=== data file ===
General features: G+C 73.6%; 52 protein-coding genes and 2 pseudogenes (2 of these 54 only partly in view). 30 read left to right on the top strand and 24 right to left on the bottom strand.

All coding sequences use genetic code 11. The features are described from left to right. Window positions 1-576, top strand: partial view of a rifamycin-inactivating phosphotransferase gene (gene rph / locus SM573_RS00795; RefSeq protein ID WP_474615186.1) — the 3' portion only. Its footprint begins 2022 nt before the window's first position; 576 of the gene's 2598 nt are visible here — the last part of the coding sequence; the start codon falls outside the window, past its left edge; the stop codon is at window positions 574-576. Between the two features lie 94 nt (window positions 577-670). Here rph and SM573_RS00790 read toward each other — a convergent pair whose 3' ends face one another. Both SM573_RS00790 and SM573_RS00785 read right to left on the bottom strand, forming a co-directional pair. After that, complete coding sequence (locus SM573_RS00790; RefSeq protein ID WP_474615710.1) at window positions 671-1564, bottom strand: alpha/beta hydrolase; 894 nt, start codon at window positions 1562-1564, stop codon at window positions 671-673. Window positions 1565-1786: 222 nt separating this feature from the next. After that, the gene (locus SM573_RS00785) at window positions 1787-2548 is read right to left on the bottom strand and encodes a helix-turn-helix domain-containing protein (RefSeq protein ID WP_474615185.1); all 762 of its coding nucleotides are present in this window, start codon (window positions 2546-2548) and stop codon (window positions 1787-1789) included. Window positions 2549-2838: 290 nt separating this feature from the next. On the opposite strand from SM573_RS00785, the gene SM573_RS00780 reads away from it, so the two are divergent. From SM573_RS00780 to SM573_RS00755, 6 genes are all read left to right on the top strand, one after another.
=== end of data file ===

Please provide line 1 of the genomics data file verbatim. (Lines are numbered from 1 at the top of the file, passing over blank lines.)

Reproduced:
General features: G+C 73.6%; 52 protein-coding genes and 2 pseudogenes (2 of these 54 only partly in view). 30 read left to right on the top strand and 24 right to left on the bottom strand.